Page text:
WRAL anchor injured in bodysurfing accident sets date for return to work

WRAL’s Jeff Hogan talks to his co-anchor Renee Chou in an interview posted on WRAL.com on August 16, 2018.
WRAL’s Jeff Hogan talks to his co-anchor Renee Chou in an interview posted on WRAL.com on August 16, 2018. WRAL screenshot

WRAL anchor Jeff Hogan, seriously injured in a bodysurfing accident at Wrightsville Beach less than three weeks ago, will return to the anchor desk next week.

His return was first reported in a WRAL story updating Hogan’s condition since his July 28 accident.

Hogan was interviewed by his co-anchor Renee Chou about the beach accident, talking about how his daughters saved his life, and about his recovery process. The interview aired Thursday on WRAL’s morning news program and was posted with an extended video interview on WRAL.com.

Hogan started at WRAL in January and is the morning and noon co-anchor, replacing Bill Leslie, who retired in June.

A ‘freak accident’

Hogan suffered a concussion and neck injuries in what he called a “freak accident” that left him “completely paralyzed and face-down in the water.”

WRAL anchor Jeff Hogan from his hospital bed after being injured in a bodysurfing accident at Wrightsville Beach on July 28, 2018. WRAL screenshot

His daughters were close by and turned him over and then held him up in the water so he could breathe, as they waited for help getting him to shore. Hogan said he never lost consciousness and could hear his daughters screaming — and that’s when he knew he’d be OK.

Hogan told Chou that he “saw that white light for a split second” and thought, “I guess this is how it happens.” Then he immediately thought, “No, this is not how it happens today.”

Within eight or nine hours of being taken to the hospital, Hogan said he could “move everything a little bit,” and his lingering symptoms now include numbness and tingling in his hands and stiffness in his fingers. He’s walking and had to relearn motor skills, like buttoning his shirt and tying his shoes, but has made tremendous progress in a short time and says his days are “almost normal” now.

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A 1995 NIH study of bodysurfing accidents indicated that most commonly, injuries are the result of “forced hyperextension of the head and neck due to the surfers having been caught up in turbulent wave action and driven into the sandy sea bottom.”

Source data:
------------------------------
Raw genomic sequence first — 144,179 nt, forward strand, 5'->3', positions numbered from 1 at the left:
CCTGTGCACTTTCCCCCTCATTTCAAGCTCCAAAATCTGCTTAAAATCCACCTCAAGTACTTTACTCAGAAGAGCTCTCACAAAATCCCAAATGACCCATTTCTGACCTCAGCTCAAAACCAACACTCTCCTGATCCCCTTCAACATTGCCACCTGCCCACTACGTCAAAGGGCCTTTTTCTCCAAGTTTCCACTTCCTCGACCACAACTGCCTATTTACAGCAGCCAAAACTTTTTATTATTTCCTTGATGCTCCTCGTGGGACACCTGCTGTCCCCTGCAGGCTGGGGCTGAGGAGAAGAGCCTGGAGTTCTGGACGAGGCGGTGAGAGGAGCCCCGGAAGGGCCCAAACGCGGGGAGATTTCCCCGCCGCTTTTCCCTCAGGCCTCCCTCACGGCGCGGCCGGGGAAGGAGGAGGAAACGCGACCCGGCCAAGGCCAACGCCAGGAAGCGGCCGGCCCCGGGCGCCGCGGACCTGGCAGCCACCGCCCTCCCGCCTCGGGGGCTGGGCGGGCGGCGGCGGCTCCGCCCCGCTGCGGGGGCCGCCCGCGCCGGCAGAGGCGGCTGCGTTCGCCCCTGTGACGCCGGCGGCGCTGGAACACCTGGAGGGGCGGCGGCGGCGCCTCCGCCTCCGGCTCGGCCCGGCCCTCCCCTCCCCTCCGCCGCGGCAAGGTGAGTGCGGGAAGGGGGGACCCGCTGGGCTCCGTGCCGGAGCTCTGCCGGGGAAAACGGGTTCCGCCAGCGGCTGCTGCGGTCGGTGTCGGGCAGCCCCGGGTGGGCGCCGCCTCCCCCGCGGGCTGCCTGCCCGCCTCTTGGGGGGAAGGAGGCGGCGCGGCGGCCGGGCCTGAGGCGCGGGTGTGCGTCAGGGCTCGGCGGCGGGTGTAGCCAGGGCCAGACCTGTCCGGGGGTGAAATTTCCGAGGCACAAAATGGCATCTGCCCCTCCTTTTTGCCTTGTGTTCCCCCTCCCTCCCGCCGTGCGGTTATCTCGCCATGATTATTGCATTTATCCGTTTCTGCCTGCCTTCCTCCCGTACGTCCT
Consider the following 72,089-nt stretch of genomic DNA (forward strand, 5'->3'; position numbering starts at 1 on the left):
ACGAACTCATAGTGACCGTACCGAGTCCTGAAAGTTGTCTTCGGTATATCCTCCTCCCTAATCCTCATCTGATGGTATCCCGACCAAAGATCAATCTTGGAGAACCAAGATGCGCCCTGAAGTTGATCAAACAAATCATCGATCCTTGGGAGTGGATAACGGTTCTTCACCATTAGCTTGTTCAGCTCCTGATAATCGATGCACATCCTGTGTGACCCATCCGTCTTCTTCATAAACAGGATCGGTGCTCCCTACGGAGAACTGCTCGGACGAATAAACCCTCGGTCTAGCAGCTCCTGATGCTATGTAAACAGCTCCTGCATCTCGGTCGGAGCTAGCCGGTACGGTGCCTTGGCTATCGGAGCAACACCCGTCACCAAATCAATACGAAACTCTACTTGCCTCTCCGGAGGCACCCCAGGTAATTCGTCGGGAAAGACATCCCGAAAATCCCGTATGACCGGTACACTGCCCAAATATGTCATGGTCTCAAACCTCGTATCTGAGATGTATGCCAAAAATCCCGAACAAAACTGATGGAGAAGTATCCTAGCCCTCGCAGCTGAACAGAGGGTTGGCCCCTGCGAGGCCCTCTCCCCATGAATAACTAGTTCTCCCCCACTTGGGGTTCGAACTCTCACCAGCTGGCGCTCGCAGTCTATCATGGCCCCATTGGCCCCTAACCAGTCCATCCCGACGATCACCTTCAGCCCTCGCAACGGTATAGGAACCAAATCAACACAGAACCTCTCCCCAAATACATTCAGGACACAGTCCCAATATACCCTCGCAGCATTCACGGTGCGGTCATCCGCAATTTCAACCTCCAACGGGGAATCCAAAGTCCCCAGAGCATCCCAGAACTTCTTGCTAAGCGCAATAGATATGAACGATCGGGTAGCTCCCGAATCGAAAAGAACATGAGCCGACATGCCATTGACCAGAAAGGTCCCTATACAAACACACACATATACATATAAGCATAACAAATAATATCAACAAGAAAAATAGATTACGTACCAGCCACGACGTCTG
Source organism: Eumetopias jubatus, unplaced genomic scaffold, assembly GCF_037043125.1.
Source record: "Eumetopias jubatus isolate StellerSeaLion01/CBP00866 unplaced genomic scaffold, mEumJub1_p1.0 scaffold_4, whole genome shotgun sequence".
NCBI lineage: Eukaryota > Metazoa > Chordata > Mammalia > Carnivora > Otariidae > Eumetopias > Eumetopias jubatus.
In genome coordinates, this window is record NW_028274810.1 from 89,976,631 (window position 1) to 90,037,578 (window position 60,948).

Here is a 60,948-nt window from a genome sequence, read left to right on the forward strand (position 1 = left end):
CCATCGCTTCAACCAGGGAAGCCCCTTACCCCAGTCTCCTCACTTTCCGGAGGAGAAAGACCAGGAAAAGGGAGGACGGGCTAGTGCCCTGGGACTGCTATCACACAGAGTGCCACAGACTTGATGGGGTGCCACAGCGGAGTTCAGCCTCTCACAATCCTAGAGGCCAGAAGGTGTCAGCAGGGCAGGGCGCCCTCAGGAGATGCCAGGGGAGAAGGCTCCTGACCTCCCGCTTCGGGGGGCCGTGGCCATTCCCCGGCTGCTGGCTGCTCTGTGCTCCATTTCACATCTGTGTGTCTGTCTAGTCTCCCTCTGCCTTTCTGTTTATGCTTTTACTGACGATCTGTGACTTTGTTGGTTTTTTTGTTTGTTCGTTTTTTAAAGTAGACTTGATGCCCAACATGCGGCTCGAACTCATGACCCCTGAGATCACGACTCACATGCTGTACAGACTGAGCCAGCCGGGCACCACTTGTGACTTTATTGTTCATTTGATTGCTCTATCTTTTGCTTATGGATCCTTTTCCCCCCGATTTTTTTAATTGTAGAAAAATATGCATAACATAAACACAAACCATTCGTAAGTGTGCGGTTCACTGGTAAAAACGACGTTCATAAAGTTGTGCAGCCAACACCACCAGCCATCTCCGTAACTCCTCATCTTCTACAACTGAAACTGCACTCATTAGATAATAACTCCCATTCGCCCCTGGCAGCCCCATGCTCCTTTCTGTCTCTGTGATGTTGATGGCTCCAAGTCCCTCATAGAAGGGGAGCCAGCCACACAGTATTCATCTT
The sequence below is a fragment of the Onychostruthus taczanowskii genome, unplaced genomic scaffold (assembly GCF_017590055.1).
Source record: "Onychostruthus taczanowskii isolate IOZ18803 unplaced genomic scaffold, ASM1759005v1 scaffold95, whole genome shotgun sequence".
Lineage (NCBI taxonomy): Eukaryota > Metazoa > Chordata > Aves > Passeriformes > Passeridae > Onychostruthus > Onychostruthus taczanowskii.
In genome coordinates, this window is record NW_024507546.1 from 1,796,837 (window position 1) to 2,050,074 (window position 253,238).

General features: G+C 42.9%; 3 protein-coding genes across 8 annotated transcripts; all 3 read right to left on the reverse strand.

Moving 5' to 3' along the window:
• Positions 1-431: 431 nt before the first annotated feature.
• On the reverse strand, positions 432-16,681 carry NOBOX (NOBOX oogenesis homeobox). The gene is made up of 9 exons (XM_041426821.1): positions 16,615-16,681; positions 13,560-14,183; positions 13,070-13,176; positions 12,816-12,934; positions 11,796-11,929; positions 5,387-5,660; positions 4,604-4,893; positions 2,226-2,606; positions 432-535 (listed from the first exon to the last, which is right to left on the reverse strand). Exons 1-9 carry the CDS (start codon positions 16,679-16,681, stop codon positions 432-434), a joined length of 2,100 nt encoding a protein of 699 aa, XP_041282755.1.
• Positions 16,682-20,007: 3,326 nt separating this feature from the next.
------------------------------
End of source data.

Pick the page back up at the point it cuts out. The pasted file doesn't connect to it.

A previous report from WRAL said Hogan was slammed by a wave face-down into a sandbar.

Returning to the anchor desk

Hogan is continuing his physical therapy to try to regain his full range of motion, and he told Chou he’ll likely have surgery on his neck next month, to help him regain feeling in his hands.

But he has made so much progress that he’ll be back on air in just a few days.

WRAL vice president and general manager Joel Davis confirms that Hogan will be back at the anchor desk on Monday, Aug. 20, and will start out co-anchoring with Chou from 4:30-7 a.m. Davis said Hogan will increase his responsibilities as he gets his doctor’s approval to add more to his workload.

“He came into the station this morning about 8 a.m. to say hello to everyone,” Davis said in an email to The News & Observer on Thursday. “So on Monday he can focus on returning to work. He is very upbeat, recovering well, and the team was thrilled to see him today.”

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Brad Johansen, who joined WRAL in April, has been filling in at the anchor desk for Hogan while he’s been out.

Red Flags, but no rip current

In the interview, Chou asked Hogan why he was in the water when Red Flags were flying, and Hogan insisted there were no rip currents that day. He said it was a freak accident that happened because of a short break close to the beach, where the water depth “went from neck deep water to two feet of water.”

In a July 30 story on WRAL.com, station anchor Brad Johansen, who was also there when Hogan was injured, described the conditions as rough, but said lifeguards had not whistled any swimmers out of the water.

The town of Wrightsville Beach describes a Red Flag signal warning as a “high hazard” indicator: “All swimmers are discouraged from entering the water. Those entering the water should take great care ... This category implies that water conditions are life threatening to all people who enter the surf. There may be a high number of rescues on red flag days.”

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Hogan said he feels better every day and just wants to get well again.

“It makes you think about life a little bit,” he told Chou. “Makes you think about how precious it is. Makes you think about how some of the things we take for granted can be gone in a second. It has been eye opening for me, really.”